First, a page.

Your Pregnancy: Month 8
Feel that weight in your lower back, in your hips, pressing down on your pelvic floor? Your baby is busy packing on the pounds!
You’re nearing the home stretch, mama! Here’s everything you need to know about the eighth month of pregnancy, including:
What to expect during weeks 31, 32, 33 and 34 of pregnancy
Common symptoms during the eighth month of pregnancy
- Emotions during month eight of pregnancy
- To-do list in the eighth month of pregnancy
- Self-care during month eight of pregnancy
- Your partner during the eighth month of pregnancy
Pregnancy weeks 31 and 32
Your baby is the size of: a coconut
You might think your baby is heavy enough at three-plus pounds, but be prepared for them to pack on three to five more pounds before birth! The brain is developing very quickly and your little one is now receiving signals from all five senses. Skills such as swallowing, sucking and breathing are also being perfected. Don’t panic if you feel out of breath, you experience Braxton Hicks (“practice”) contractions and your breasts start leaking colostrum (a yellowish substance known as pre-milk) – these are all normal occurrences.
By week 32, your baby’s digestive system and skeleton are completely formed. The skin is becoming opaque as fat accumulates underneath it. Other preparations your baby is making for its grand entrance include assuming the head-down position in your pelvis (unless yours is in the five percent who prefer bottom-down) and practicing sleep cycles of 20 to 40 minutes.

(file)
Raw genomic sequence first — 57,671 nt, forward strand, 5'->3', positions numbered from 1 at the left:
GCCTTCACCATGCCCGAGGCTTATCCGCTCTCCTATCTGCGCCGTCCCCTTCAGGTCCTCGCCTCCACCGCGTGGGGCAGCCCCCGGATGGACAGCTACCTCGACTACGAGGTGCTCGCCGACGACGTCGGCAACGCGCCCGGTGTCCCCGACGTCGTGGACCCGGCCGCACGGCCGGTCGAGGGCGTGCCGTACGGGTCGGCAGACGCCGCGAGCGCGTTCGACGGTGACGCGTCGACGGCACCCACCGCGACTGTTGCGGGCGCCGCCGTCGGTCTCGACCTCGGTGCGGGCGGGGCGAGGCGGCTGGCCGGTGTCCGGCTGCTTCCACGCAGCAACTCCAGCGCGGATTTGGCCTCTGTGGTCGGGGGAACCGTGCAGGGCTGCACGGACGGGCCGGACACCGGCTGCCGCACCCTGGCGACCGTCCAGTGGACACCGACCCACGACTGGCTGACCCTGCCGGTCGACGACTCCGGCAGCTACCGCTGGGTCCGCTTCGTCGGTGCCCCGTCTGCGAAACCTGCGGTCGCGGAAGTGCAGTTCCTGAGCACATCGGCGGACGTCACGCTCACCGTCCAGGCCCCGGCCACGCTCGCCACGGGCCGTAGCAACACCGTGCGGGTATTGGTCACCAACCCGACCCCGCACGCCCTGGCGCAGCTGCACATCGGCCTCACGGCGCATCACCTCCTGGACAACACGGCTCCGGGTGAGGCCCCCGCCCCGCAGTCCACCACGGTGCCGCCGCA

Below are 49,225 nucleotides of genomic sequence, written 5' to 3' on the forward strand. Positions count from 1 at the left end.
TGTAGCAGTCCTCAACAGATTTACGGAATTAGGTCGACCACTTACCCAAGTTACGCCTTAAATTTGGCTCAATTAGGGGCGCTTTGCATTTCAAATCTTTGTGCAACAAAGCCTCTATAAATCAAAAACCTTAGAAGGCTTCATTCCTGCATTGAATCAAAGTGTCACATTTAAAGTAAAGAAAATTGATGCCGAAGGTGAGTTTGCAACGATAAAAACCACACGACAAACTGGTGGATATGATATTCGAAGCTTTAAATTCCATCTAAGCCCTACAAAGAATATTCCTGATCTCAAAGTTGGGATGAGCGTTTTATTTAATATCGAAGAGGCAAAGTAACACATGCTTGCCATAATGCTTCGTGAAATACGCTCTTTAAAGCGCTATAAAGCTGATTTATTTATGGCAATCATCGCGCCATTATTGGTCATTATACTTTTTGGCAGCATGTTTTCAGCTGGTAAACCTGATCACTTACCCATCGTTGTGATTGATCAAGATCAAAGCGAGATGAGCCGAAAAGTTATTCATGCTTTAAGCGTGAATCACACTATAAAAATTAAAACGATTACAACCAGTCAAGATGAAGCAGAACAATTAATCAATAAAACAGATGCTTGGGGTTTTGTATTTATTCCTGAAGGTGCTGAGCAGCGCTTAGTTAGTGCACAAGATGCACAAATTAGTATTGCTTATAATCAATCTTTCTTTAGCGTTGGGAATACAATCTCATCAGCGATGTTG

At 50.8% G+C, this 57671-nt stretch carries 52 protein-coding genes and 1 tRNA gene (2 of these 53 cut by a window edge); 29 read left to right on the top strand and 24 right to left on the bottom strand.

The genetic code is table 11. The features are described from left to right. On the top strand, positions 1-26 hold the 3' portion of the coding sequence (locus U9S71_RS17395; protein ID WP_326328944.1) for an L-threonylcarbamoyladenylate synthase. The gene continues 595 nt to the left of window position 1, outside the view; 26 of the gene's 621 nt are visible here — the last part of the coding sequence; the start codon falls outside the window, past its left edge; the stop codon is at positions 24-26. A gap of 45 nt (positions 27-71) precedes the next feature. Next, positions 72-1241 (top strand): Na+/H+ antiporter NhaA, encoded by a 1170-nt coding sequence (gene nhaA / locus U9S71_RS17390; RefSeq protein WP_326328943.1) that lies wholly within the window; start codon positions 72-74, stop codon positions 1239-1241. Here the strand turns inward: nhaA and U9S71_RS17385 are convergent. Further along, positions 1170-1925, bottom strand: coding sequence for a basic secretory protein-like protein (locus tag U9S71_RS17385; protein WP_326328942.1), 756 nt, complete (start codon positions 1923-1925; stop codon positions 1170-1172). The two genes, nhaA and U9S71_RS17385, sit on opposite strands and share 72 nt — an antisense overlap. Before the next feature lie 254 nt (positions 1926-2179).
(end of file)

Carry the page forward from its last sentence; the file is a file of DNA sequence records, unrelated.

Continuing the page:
Pregnancy weeks 33 and 34
Your baby is the size of: a honeydew melon
Weighing in at four and a half pounds and measuring between 17 and 19 inches, your baby is really getting big! There is less movement in your belly now that your little melon has started running out of room and is forced to curl up on itself. Your baby is starting to differentiate night from day and has developed its own immune system. The bones are beginning to harden except for those in the skull because they need to stay flexible for the delivery.
At week 34, the organs are almost all fully developed. If your baby was born now, it would have a good chance of surviving. Fingernails reach the ends of the fingers and in some babies the hair is quite thick. Baby boys’ testicles descend from the abdomen to the scrotum this week.
Common symptoms during the eighth month of pregnancy
This month, you might experience:
- Faintness and dizziness
- Bloating and gas
- Increased vaginal discharge
- Leg cramps
- Round ligament pain
- Frequent urination
- Shortness of breath
- Varicose veins
- Stretch marks
- Blurred vision
- Increased fetal movement
- Braxton Hicks contractions
Emotions during the eighth month of pregnancy
If you feel like you’ve been pregnant forever and you’re a little (OK, a lot) over it, you’re not alone. By this stage, many women feel heavy, tired and ready to get it over with. But you might also be worried about childbirth and how it will go for you. These mixed emotions are entirely normal. Chat to veteran mamas for some reassurance and to get a morale boost from their funny anecdotes. Every mom has a few good ones!